The market, as measured by the S&P 500 index, was under a lot of pressure last week, but managed to reverse and stage a rally into the end of the quarter. Was this just “window dressing,” or have the bears lost the control that they’ve had since first few days of September?
is in a stair-step pattern lower. This is a relatively orderly decline, compared to the “smashes,” if not “crashes,” of February 2018, October 2018, December 2018 and March 2020.
In the first stage, the S&P broke support at 3,420 and then later rallied strongly to test the resistance at that level, which held. After that, the index broke support at 3,310-3,330, but then rallied back to test resistance at that level, and it held also. Then, when the S&P broke what we deemed the last important bullish support at 3280, that seemingly put the bears in charge.
However, a minor oversold condition sparked a huge rally in the S&P and its futures as the end of the third quarter approached. Not only did it bounce hard off of 3,210-3,230 (so that is now support), but it climbed all the way back above 3,330.
So we are now in a bit of trading range once again. On the top, there is the resistance at 3,425. A close above there would be a victory for the bulls. On the downside, though, a close back below 3,300 (which would fill the gap from Sept. 28) would return command to the bears. In between, it seems we have a volatile trading range, as evidenced by the 70-point decline and then complete recovery and more, all in a mere 12 hours or so after the presidential debate had ended.
The McMillan Volatility Band (MVB) sell signal has essentially fulfilled its target. It did so when the S&P 500 closed below the -3σ Band on Sept. 23. A new buy signal is not in the process of setting up, though. The index would have to close below the -4σ Band in order to do that.
Equity-only put-call ratios remain solidly on sell signals, as they continue to rise out of the massive, multiyear overbought conditions that existed at the beginning of September. They will remain bearish until they roll over and begin to trend downward. While put buying is increasing, there is still plenty of call buying, too. Hence, the sort of extremely high daily put-call ratios that we often see near market bottoms have not yet occurred.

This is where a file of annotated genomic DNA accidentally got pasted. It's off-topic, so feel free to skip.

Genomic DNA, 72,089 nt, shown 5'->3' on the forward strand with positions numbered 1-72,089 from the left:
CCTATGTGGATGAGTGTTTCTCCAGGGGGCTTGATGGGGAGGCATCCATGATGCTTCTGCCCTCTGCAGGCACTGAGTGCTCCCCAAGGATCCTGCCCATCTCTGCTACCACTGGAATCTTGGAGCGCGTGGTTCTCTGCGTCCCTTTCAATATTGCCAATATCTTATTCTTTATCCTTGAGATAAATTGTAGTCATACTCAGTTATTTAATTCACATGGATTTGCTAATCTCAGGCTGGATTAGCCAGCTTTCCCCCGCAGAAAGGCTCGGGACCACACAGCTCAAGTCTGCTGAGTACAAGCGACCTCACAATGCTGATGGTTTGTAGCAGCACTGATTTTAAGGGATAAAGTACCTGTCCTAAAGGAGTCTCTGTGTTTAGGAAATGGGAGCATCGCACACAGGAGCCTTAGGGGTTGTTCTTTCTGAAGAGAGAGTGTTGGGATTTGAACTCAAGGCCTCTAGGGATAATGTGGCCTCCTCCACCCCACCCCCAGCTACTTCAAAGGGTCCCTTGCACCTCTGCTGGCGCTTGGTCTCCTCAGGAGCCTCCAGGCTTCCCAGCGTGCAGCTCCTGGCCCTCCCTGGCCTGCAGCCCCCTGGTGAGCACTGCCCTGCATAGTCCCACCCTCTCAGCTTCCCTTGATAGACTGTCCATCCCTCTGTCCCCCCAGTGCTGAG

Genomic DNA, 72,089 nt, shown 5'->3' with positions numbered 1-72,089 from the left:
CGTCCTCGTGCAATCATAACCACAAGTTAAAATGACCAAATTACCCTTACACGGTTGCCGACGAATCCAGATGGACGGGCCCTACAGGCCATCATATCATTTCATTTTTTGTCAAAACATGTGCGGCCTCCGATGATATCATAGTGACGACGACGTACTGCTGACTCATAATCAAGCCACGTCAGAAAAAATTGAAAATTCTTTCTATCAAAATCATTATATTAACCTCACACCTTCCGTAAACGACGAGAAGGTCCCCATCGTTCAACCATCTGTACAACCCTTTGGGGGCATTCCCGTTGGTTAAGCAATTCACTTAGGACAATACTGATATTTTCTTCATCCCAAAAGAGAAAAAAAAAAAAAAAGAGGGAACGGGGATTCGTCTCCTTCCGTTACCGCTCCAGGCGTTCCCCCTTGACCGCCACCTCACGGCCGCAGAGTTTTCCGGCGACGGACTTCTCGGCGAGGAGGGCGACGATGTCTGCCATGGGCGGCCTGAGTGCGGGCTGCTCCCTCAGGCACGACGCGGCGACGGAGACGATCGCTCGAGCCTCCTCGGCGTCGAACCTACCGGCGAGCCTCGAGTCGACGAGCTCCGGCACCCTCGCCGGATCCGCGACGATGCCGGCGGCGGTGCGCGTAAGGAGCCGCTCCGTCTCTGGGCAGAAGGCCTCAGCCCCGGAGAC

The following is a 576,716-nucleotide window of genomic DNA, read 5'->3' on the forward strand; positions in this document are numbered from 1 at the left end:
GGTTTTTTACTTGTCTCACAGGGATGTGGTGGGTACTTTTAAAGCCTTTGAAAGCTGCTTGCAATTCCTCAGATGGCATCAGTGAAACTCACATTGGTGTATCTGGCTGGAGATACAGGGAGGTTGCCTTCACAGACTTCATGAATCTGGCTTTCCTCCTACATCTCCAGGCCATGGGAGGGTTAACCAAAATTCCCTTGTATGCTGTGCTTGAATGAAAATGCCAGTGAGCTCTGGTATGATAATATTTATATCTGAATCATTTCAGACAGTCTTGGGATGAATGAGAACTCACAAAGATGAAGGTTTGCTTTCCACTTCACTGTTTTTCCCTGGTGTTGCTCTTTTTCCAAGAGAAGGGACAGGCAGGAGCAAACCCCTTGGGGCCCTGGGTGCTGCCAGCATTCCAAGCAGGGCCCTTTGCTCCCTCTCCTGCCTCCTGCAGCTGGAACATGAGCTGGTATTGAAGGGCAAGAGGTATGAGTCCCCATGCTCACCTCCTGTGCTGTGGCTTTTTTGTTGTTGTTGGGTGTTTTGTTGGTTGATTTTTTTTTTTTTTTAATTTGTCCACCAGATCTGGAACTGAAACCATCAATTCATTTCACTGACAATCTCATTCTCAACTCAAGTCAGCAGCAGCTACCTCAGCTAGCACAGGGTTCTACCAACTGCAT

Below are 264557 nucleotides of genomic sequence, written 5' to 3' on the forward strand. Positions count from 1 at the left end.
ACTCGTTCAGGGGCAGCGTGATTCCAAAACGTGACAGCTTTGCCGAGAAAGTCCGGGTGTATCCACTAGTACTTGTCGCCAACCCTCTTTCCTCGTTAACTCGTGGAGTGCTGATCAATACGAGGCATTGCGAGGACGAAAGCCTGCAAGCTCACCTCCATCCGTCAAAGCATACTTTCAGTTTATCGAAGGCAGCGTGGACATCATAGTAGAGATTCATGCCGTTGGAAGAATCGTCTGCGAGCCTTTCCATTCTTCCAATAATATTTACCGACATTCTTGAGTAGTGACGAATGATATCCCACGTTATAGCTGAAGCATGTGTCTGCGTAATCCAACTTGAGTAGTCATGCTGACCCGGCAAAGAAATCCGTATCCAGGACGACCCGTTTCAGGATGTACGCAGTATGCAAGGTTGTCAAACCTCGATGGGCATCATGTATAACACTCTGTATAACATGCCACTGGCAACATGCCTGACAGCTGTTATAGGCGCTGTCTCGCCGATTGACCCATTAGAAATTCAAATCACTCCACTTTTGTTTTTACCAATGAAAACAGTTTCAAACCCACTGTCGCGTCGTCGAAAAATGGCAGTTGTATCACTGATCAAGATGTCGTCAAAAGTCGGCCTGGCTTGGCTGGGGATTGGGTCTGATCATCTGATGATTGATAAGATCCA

Market breadth had deteriorated badly into the Sept. 24 lows, and the breadth oscillators were in an extremely oversold state. Since then, with the S&P rallying strongly on two days, the breadth oscillators have generated buy signals. Those remain in place now. Just as a side note: Sept. 23 was a “90% down day” — the first such day we’ve had during this decline.
For a few days new lows edged ahead of new highs, but not by enough in NYSE terms to generate a sell signal. We wanted to see more new lows rather than just a decrease in new highs in order to trigger a sell signal here. That did not happen.
Volatility indicators remain in the bullish camp for stocks, under the strict interpretation of their statistical measures. However, the distortion in the volatility space being created by the “volatility bubble” in the S&P’s options prices for November and, now, December too has distorted things enough that a strict interpretation may be missing the point. For example, the VIX “spike peak” buy signal of Sept. 4 remains in effect. That is, VIX has not risen at least 3.00 points over any three-day period since then (using closing prices).
This means that the S&P 500 had declined by 380 points at its lows (and is still down substantially), and VIX
has not risen three points in any three-day period! That is unfathomable in the “strict” world, but in this election-distorted world, it is reality.
Our other VIX indicator is its trend. We determine that by simply stating that if VIX and its 20-day moving average are on the same side of the 200-day moving average, the trend is in place. For most of the S&P’s decline this month, VIX and its 20-day moving average have been below the VIX’s still-rising 200-day moving average.
In strictly normal times, that would be bullish for stocks, as it would indicate a downtrend in VIX (and, by implication, an uptrend in the S&P). But in the current market, VIX is not moving opposite to the S&P so that “strict” relationship is no longer in place. Both VIX and its 20-day moving average are currently below the 200-day average, so they remain bullish as far as stocks are concerned.
The construct of volatility derivatives shows the current distortion in volatility better than anything else. October (front-month) VIX futures continue to trade with a healthy premium to VIX. Now, November VIX futures have exceeded October in price (meaning that the SPX options expiring in December of this year are now trading with higher implied volatilities than those of November — indicating that post-election problems might extend out toward the end of the year). From there, the term structure slopes downward, but the whole thing is biased by that volatility “bubble” in post-election S&P options.
In summary, the S&P 500 chart is a negative one with a pattern of lower highs and lower lows. But the Index is now in a volatile trading range between 3,300 and 3,425. A breakout in either direction should find some follow-through. Meanwhile, we will trade signals in either direction when they are confirmed, but not before.
Lawrence G. McMillan is president of McMillan Analysis, a registered investment and commodity trading advisor. He may hold positions in securities recommended in this report, both personally and in client accounts.